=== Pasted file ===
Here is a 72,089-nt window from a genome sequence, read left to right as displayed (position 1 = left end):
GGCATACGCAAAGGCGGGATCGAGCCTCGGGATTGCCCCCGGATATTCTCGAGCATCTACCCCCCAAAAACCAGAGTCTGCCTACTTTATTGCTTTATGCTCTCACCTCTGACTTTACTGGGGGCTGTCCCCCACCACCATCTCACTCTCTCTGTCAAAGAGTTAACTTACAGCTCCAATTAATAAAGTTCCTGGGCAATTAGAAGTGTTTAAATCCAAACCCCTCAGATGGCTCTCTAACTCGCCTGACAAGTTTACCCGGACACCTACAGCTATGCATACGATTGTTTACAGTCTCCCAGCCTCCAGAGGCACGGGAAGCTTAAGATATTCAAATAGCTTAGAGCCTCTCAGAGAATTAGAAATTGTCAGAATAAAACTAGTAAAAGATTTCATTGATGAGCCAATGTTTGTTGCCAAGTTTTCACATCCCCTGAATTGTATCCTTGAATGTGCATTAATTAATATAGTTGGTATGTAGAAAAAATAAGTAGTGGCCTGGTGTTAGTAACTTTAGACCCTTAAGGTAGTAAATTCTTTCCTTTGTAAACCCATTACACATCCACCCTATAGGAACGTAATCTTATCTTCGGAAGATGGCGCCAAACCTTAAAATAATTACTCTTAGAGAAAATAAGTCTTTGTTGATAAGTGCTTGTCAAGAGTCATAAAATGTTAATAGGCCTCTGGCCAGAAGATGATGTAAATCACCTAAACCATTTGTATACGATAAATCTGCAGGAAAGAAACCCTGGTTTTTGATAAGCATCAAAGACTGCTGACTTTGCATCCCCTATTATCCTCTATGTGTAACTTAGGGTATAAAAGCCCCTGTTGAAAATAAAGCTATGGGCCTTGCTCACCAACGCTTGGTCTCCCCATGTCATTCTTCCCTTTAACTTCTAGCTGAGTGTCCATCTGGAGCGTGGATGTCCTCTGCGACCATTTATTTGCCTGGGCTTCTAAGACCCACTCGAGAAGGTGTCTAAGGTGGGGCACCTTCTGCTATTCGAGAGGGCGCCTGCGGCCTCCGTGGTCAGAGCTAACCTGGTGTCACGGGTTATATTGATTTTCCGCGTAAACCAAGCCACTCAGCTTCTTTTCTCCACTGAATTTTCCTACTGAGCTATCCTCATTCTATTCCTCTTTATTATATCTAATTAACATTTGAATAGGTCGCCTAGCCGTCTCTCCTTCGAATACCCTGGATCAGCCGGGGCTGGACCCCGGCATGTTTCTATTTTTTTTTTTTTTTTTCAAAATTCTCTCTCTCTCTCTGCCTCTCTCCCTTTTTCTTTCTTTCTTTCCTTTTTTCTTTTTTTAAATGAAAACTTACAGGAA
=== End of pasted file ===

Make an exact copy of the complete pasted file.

Here is a 72,089-nt window from a genome sequence, read left to right as displayed (position 1 = left end):
GGCATACGCAAAGGCGGGATCGAGCCTCGGGATTGCCCCCGGATATTCTCGAGCATCTACCCCCCAAAAACCAGAGTCTGCCTACTTTATTGCTTTATGCTCTCACCTCTGACTTTACTGGGGGCTGTCCCCCACCACCATCTCACTCTCTCTGTCAAAGAGTTAACTTACAGCTCCAATTAATAAAGTTCCTGGGCAATTAGAAGTGTTTAAATCCAAACCCCTCAGATGGCTCTCTAACTCGCCTGACAAGTTTACCCGGACACCTACAGCTATGCATACGATTGTTTACAGTCTCCCAGCCTCCAGAGGCACGGGAAGCTTAAGATATTCAAATAGCTTAGAGCCTCTCAGAGAATTAGAAATTGTCAGAATAAAACTAGTAAAAGATTTCATTGATGAGCCAATGTTTGTTGCCAAGTTTTCACATCCCCTGAATTGTATCCTTGAATGTGCATTAATTAATATAGTTGGTATGTAGAAAAAATAAGTAGTGGCCTGGTGTTAGTAACTTTAGACCCTTAAGGTAGTAAATTCTTTCCTTTGTAAACCCATTACACATCCACCCTATAGGAACGTAATCTTATCTTCGGAAGATGGCGCCAAACCTTAAAATAATTACTCTTAGAGAAAATAAGTCTTTGTTGATAAGTGCTTGTCAAGAGTCATAAAATGTTAATAGGCCTCTGGCCAGAAGATGATGTAAATCACCTAAACCATTTGTATACGATAAATCTGCAGGAAAGAAACCCTGGTTTTTGATAAGCATCAAAGACTGCTGACTTTGCATCCCCTATTATCCTCTATGTGTAACTTAGGGTATAAAAGCCCCTGTTGAAAATAAAGCTATGGGCCTTGCTCACCAACGCTTGGTCTCCCCATGTCATTCTTCCCTTTAACTTCTAGCTGAGTGTCCATCTGGAGCGTGGATGTCCTCTGCGACCATTTATTTGCCTGGGCTTCTAAGACCCACTCGAGAAGGTGTCTAAGGTGGGGCACCTTCTGCTATTCGAGAGGGCGCCTGCGGCCTCCGTGGTCAGAGCTAACCTGGTGTCACGGGTTATATTGATTTTCCGCGTAAACCAAGCCACTCAGCTTCTTTTCTCCACTGAATTTTCCTACTGAGCTATCCTCATTCTATTCCTCTTTATTATATCTAATTAACATTTGAATAGGTCGCCTAGCCGTCTCTCCTTCGAATACCCTGGATCAGCCGGGGCTGGACCCCGGCATGTTTCTATTTTTTTTTTTTTTTTTCAAAATTCTCTCTCTCTCTCTGCCTCTCTCCCTTTTTCTTTCTTTCTTTCCTTTTTTCTTTTTTTAAATGAAAACTTACAGGAA